Data ownership is now an increasingly hot topic among those in charge of data quality within the business community. There is a growing awareness of the need for a centralised strategy which sits alongside individual accountability and this is driving structural changes, with many businesses warming to the concept of Chief Data Officers (CDO) as board-level guardians of data within an organisation.
However, "ownership" can be a confusing and misleading concept if poorly understood. Many businesses mistake the allocation of responsibility with handing over complete control, which can hinder the open sharing and access to data upon which many companies rely if they are to reap the strategic benefits that it brings.
Clearly, this is not the right approach, as ultimately data touches most people within an organisation and impacts their ability to do their job successfully, whether directly or indirectly. This is why responsibility for data quality should be a shared, collaborative process, even in cases where overall ownership is delegated.
As such, the right approach to a data quality strategy needs to involve the careful allocation of responsibilities, with everyone in the organisation understanding the ways in which their roles overlap with those of others as part of a wider strategy.
Within a typical organisational structure, there are multiple business processes, people and technologies that interact with data, meaning it is used and processed in a number of ways at various stages.
Call centres, for example, may initially capture and create the data, which is then consumed and updated by the fulfilment and management teams. Marketing departments also consume the data, but are also likely to be involved in enriching it, whereas the IT department is responsible for moving and archiving it.
All of these processes differ in their approach and implications, resulting in a complex data journey. A failure to understand this leads to a simplistic approach to data ownership that creates inefficiencies, delays and mistakes.
Once the various interactions business users have with data have been accurately mapped, businesses should seek to identify the responsibilities individuals and departments have towards these interactions in order to identify the right people to manage the data strategy for the organisation.
Using a tried and tested industry methodology such as a responsibility assignment matrix (RACI matrix), these roles and responsibilities can be clarified in a cross-functional / departmental data landscape.
Some can be classified as 'responsible' for data, meaning they are in charge of capturing the data element, whereas others are 'accountable', meaning they will take the final decision on its usage and may assume overall ownership.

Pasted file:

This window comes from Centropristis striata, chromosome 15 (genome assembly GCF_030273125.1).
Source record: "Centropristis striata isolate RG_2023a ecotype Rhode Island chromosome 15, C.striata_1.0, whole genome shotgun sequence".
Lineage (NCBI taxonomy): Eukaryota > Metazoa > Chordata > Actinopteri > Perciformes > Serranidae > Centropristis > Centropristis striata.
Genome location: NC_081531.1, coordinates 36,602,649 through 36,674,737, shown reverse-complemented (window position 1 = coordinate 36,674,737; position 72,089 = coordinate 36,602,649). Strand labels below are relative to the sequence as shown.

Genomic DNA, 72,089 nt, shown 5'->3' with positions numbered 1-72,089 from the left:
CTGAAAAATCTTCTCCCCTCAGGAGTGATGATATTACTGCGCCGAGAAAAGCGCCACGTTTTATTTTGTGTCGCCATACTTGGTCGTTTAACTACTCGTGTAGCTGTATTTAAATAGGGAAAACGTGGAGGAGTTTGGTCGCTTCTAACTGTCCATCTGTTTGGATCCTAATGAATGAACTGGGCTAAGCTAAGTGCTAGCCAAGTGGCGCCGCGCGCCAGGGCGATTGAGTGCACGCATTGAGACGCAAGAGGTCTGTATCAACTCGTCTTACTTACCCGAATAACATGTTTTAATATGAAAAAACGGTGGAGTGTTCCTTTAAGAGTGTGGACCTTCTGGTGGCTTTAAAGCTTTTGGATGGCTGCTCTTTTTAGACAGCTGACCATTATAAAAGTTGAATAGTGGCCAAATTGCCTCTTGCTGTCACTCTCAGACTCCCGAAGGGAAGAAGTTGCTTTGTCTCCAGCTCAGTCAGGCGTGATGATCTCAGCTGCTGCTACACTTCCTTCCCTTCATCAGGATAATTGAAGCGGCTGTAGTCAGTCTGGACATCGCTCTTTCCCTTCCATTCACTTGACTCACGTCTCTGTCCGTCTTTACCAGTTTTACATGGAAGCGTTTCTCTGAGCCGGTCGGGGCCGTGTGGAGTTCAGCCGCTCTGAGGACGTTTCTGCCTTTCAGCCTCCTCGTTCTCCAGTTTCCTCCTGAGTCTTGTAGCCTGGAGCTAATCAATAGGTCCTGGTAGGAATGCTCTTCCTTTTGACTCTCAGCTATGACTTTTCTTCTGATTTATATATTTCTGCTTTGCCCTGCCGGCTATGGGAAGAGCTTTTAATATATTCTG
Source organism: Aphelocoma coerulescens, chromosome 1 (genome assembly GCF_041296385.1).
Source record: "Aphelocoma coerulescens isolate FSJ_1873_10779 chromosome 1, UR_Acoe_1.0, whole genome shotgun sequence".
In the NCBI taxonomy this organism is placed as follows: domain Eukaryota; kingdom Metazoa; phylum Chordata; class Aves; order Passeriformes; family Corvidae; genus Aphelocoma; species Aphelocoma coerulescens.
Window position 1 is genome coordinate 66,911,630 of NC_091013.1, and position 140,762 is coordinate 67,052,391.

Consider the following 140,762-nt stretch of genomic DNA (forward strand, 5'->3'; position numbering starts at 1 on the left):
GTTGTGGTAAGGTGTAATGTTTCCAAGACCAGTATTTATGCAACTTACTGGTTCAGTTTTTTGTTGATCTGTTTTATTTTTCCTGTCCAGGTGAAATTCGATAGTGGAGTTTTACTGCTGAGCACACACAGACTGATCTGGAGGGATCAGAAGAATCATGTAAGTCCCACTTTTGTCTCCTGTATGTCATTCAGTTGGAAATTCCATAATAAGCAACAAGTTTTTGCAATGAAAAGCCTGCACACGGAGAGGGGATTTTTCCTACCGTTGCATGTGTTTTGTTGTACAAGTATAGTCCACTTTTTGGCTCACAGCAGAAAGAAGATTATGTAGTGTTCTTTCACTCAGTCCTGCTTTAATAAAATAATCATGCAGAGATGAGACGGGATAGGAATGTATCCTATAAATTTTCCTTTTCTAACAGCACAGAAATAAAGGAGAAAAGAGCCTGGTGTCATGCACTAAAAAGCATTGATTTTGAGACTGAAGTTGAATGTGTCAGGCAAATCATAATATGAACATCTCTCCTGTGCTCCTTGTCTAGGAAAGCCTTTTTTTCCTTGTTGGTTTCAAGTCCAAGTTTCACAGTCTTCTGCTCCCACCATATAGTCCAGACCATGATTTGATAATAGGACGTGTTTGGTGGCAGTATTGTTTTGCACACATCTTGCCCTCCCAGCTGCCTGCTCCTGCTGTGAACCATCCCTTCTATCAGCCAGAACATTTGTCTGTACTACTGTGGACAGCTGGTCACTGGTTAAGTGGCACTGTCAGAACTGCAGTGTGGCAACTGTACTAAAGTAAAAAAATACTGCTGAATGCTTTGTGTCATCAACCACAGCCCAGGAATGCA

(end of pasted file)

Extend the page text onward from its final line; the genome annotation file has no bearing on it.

Other categories include 'consulted' - the individuals that need to be asked before a decision or action is taken around creation of the data element - and 'informed', which means they need to be notified once the action is complete.
Applying this principle to all of the company's data will allow the business to view trends in responsibility and accountability, allowing potential owners and responsible parties to be recognised organically and without conflict.
It is also important that there is an understanding of the data value chain, the journey and transformation data takes as it moves through the organisation. This will help clarify the various touch points with data consumers and producers that feed into such a matrix of roles and responsibilities.
Taking the above steps will make it much easier for a business to define a coherent organisational structure that ensures strategies are executed successfully. This will often involve the creation of a data governance council, consisting of business and technical stakeholders selected through the analysis of data responsibility trends.
At the top level, an executive layer would offer overall leadership and approval, with input from the CDO or the relevant board level member responsible for data, often the CIO. They would own the strategy but not the data itself, whereas a Data Governance Manager operating below would own the processes and day to day management. Meanwhile, the business users and stewards on the governance council would own the data in their individual business units and departments and take responsibility for their team's successful execution.
With data becoming a strategic priority for organisations it's no surprise that CDOs are growing in numbers as it becomes clear that acting as the guardian of data at board level is a role in its own right. With a sole focus, CDOs are able to 'make it happen' by creating a strategy which includes defining ownership and responsibilities and putting the necessary processes and technology in place to meet the demands of business users.
Being clear on roles and responsibilities to data means companies can ensure they reduce conflict around ownership, gain organisation-wide buy-in for data governance and ensure the most appropriate people are involved in decisions around data. In an age where data drives most businesses in some way or other, having a true understanding of your own direct relationship with it and how it fits into the wider picture is an integral part of establishing a data driven culture which delivers value.